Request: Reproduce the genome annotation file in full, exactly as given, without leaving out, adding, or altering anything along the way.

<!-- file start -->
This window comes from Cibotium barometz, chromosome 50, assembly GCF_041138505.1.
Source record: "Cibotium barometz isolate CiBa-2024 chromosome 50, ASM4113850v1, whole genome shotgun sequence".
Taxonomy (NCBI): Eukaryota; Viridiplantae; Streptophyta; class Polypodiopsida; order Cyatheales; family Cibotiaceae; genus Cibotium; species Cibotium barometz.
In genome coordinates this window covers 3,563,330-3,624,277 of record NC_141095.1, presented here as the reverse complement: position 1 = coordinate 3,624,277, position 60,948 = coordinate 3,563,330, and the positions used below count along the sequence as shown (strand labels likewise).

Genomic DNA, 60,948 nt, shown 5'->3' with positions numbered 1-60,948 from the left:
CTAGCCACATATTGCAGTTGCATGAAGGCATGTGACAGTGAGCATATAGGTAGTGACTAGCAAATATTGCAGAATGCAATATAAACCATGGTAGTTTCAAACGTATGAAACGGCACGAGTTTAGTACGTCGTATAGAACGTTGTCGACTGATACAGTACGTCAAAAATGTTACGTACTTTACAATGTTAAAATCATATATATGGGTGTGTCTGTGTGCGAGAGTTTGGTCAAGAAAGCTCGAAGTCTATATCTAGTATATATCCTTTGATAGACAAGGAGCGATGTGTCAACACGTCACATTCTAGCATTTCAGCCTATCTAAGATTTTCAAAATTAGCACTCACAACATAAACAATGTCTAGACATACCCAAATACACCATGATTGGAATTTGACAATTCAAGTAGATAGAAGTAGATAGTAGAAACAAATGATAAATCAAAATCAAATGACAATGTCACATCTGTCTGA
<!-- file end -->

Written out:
This window comes from Cibotium barometz, chromosome 50, assembly GCF_041138505.1.
Source record: "Cibotium barometz isolate CiBa-2024 chromosome 50, ASM4113850v1, whole genome shotgun sequence".
Taxonomy (NCBI): Eukaryota; Viridiplantae; Streptophyta; class Polypodiopsida; order Cyatheales; family Cibotiaceae; genus Cibotium; species Cibotium barometz.
In genome coordinates this window covers 3,563,330-3,624,277 of record NC_141095.1, presented here as the reverse complement: position 1 = coordinate 3,624,277, position 60,948 = coordinate 3,563,330, and the positions used below count along the sequence as shown (strand labels likewise).

Genomic DNA, 60,948 nt, shown 5'->3' with positions numbered 1-60,948 from the left:
CTAGCCACATATTGCAGTTGCATGAAGGCATGTGACAGTGAGCATATAGGTAGTGACTAGCAAATATTGCAGAATGCAATATAAACCATGGTAGTTTCAAACGTATGAAACGGCACGAGTTTAGTACGTCGTATAGAACGTTGTCGACTGATACAGTACGTCAAAAATGTTACGTACTTTACAATGTTAAAATCATATATATGGGTGTGTCTGTGTGCGAGAGTTTGGTCAAGAAAGCTCGAAGTCTATATCTAGTATATATCCTTTGATAGACAAGGAGCGATGTGTCAACACGTCACATTCTAGCATTTCAGCCTATCTAAGATTTTCAAAATTAGCACTCACAACATAAACAATGTCTAGACATACCCAAATACACCATGATTGGAATTTGACAATTCAAGTAGATAGAAGTAGATAGTAGAAACAAATGATAAATCAAAATCAAATGACAATGTCACATCTGTCTGA